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We had our first Paparazzi Mom’s Photo course on Saturday at Rietvlei Zoo Farm and it was an absolute success! All the ladies attending agreed that they don’t feel so intimidated by all the buttons on their camera’s anymore and they were amazed at the photo results they got when taking photos at the practical session…
First of all I want to say a big to all the special ladies who attended the Paparazzi Moms course. I loved your enthusiasm and am really proud of all the awesome photos you took at the practical 😉
Here is a little recap from our easy photo course:
Taking ‘action photos’ of kids requires you to be quick on your feet and know your settings. As we discussed it takes more than just a fast shutter speed to capture the moment. ISO and Aperture can also affect the ultimate look of the photo.
When taking photos of your kids you need to keep one eye looking through the viewfinder and the other eye “tracking the action” This way you can anticipate the direction they are planning to run in and change your settings accordingly. I know this type of thinking (knowing what settings will achieve the image you want) doesn’t always come easy, and that is the reason you need to spend some hands-on time with your camera.
ISO – should you change it or not?
ISO is used to describe the sensitivity of the digital chip… Basically ISO is very similiar to the types of film we used to buy (like an ISO 400 if you were shooting at night with low light situations or ISO 200 when you were shooting outside on a sunny day) A lower ISO (200) lets in less light and a higher ISO lets in more light (400 and also adds grain – looks like little blocks on your image)
Aperture – The opening of the lens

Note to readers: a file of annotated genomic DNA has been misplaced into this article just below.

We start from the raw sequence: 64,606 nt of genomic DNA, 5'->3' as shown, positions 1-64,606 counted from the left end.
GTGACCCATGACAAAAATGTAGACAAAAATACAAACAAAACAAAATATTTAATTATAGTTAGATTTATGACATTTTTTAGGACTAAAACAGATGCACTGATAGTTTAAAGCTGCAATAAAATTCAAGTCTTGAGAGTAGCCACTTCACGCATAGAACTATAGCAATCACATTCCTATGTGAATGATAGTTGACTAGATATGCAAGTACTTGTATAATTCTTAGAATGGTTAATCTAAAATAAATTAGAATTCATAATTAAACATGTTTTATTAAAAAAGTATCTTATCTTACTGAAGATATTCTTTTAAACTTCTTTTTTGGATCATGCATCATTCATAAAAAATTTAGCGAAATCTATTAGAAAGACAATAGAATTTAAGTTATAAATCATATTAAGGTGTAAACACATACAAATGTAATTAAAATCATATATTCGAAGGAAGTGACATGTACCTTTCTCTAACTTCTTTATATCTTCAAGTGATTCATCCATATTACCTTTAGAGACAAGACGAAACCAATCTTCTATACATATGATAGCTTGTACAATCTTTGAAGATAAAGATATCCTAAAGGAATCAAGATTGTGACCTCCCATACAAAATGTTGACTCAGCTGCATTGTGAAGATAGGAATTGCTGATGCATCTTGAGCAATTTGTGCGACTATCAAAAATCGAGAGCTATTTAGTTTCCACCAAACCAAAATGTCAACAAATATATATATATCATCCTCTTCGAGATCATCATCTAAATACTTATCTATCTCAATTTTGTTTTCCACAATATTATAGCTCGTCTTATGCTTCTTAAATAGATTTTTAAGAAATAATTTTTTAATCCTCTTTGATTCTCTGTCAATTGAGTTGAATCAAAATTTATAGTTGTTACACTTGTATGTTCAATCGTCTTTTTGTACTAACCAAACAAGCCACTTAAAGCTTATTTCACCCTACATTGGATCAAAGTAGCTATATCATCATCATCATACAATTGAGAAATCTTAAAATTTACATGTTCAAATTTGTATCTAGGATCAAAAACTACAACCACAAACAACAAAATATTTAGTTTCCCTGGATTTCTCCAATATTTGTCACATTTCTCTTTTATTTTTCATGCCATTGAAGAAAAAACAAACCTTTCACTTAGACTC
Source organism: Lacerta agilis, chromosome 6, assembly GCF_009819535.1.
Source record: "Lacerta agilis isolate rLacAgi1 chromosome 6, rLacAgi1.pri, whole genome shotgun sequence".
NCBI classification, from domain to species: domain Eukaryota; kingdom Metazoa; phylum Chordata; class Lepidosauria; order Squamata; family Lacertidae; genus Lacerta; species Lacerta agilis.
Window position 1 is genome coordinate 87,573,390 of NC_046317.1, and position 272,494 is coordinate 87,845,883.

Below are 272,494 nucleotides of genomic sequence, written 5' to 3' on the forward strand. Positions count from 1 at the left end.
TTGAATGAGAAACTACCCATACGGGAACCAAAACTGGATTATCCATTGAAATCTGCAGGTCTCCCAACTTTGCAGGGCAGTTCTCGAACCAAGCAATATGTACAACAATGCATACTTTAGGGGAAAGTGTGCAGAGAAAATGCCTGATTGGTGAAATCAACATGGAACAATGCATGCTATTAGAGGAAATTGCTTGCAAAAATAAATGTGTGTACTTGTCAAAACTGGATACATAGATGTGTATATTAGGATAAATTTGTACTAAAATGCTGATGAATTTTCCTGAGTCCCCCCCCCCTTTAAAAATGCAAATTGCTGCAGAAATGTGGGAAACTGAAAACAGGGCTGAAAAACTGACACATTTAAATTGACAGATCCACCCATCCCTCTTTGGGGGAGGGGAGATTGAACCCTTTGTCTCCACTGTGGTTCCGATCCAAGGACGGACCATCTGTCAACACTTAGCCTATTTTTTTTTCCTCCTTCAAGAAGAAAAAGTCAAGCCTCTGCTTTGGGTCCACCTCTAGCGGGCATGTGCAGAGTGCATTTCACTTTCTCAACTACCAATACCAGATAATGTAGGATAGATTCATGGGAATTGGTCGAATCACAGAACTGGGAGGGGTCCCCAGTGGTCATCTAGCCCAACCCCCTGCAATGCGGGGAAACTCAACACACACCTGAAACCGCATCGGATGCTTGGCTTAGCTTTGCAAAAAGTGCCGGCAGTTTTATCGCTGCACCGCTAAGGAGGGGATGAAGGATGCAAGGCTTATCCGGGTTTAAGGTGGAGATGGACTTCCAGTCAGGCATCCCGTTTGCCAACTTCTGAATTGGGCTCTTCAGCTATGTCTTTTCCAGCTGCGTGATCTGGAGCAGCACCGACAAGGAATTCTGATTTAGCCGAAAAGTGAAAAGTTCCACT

A wide open aperture (f5.6 or less) let’s in more light (so in turn you can then use a faster shutter speed) and will put your background out of focus (blurry) with only your child in focus. This will ensure that your little one is the highlight of the photo (it will be the first thing you see when you look at the photo) and can look very artistic. A small aperture (F11 or more) let’s in less light (so in turn you would use a slower shutter speed) and will put your child and more of the background in focus. You would use this at your child’s first sports event for instance, so that your child running the 100m is in focus as well as the stands with the spectators giving your photo context. (He’s not just running in the backyard, but at his first athletics event)
Shutter speed – fast or slow?
You use the shutter speed of the camera to capture motion. If you want to “freeze” your child in the air on the jumping castle, you would use a fast shutter speed (1/400 – letting in less light) and if you want to take a photo making it look like the are really fast, you would use a slow shutter speed (1/90 – letting in more light)
The trick to taking good photos of your kids are to anticipate the action. That way you can quickly choose your settings and not miss the shot. Choosing between ISO (“film speed”), shutter (how fast the shutter is opening and closing) and aperture(lens opening) is a balancing act. My advice is to go and practice changing only one of these settings at a time -for example shoot a set of 8-10 photos and change only your shutter. Then do the same with the other two. Thereafter compare the results.
Eventually it will become second nature 😉
Happy shooting girls!
Riani Labuschagne 084-645-4352